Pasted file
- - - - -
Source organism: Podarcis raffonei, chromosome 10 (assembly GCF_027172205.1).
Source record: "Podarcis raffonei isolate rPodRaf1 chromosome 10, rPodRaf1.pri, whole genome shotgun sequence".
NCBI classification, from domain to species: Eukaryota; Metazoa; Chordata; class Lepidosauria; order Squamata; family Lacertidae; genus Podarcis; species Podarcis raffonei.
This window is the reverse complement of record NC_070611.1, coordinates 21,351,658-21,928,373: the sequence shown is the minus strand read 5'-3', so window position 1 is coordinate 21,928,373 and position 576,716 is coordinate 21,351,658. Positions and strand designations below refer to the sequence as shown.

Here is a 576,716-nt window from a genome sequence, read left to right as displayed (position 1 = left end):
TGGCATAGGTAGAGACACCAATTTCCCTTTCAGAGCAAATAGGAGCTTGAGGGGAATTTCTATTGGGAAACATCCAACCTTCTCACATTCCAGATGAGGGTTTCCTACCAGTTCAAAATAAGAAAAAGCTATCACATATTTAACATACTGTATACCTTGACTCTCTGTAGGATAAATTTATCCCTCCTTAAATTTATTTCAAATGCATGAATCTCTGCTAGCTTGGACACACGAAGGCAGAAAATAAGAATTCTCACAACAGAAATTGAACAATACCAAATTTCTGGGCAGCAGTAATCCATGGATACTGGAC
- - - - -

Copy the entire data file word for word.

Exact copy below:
Source organism: Podarcis raffonei, chromosome 10 (assembly GCF_027172205.1).
Source record: "Podarcis raffonei isolate rPodRaf1 chromosome 10, rPodRaf1.pri, whole genome shotgun sequence".
NCBI classification, from domain to species: Eukaryota; Metazoa; Chordata; class Lepidosauria; order Squamata; family Lacertidae; genus Podarcis; species Podarcis raffonei.
This window is the reverse complement of record NC_070611.1, coordinates 21,351,658-21,928,373: the sequence shown is the minus strand read 5'-3', so window position 1 is coordinate 21,928,373 and position 576,716 is coordinate 21,351,658. Positions and strand designations below refer to the sequence as shown.

Here is a 576,716-nt window from a genome sequence, read left to right as displayed (position 1 = left end):
TGGCATAGGTAGAGACACCAATTTCCCTTTCAGAGCAAATAGGAGCTTGAGGGGAATTTCTATTGGGAAACATCCAACCTTCTCACATTCCAGATGAGGGTTTCCTACCAGTTCAAAATAAGAAAAAGCTATCACATATTTAACATACTGTATACCTTGACTCTCTGTAGGATAAATTTATCCCTCCTTAAATTTATTTCAAATGCATGAATCTCTGCTAGCTTGGACACACGAAGGCAGAAAATAAGAATTCTCACAACAGAAATTGAACAATACCAAATTTCTGGGCAGCAGTAATCCATGGATACTGGAC